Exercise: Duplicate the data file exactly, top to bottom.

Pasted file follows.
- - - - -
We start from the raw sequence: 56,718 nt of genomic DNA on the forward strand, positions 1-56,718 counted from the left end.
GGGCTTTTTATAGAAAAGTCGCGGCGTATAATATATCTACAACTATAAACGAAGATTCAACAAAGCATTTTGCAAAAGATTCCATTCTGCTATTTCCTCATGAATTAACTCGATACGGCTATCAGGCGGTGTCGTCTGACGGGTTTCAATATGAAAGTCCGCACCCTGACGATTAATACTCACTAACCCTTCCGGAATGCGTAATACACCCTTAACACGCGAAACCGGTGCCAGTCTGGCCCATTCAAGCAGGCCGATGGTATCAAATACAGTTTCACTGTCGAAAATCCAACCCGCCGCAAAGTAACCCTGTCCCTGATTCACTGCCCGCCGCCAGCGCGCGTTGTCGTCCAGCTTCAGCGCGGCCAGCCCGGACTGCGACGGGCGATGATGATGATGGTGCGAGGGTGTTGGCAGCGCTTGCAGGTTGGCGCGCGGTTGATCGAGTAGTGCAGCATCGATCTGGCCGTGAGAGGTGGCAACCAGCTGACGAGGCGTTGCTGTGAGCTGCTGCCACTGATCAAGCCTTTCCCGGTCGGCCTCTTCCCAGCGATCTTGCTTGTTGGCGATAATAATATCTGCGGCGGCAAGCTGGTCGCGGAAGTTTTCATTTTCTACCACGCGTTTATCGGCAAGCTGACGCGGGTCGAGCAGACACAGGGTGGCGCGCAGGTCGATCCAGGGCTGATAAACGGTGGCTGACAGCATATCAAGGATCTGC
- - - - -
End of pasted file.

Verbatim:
We start from the raw sequence: 56,718 nt of genomic DNA on the forward strand, positions 1-56,718 counted from the left end.
GGGCTTTTTATAGAAAAGTCGCGGCGTATAATATATCTACAACTATAAACGAAGATTCAACAAAGCATTTTGCAAAAGATTCCATTCTGCTATTTCCTCATGAATTAACTCGATACGGCTATCAGGCGGTGTCGTCTGACGGGTTTCAATATGAAAGTCCGCACCCTGACGATTAATACTCACTAACCCTTCCGGAATGCGTAATACACCCTTAACACGCGAAACCGGTGCCAGTCTGGCCCATTCAAGCAGGCCGATGGTATCAAATACAGTTTCACTGTCGAAAATCCAACCCGCCGCAAAGTAACCCTGTCCCTGATTCACTGCCCGCCGCCAGCGCGCGTTGTCGTCCAGCTTCAGCGCGGCCAGCCCGGACTGCGACGGGCGATGATGATGATGGTGCGAGGGTGTTGGCAGCGCTTGCAGGTTGGCGCGCGGTTGATCGAGTAGTGCAGCATCGATCTGGCCGTGAGAGGTGGCAACCAGCTGACGAGGCGTTGCTGTGAGCTGCTGCCACTGATCAAGCCTTTCCCGGTCGGCCTCTTCCCAGCGATCTTGCTTGTTGGCGATAATAATATCTGCGGCGGCAAGCTGGTCGCGGAAGTTTTCATTTTCTACCACGCGTTTATCGGCAAGCTGACGCGGGTCGAGCAGACACAGGGTGGCGCGCAGGTCGATCCAGGGCTGATAAACGGTGGCTGACAGCATATCAAGGATCTGC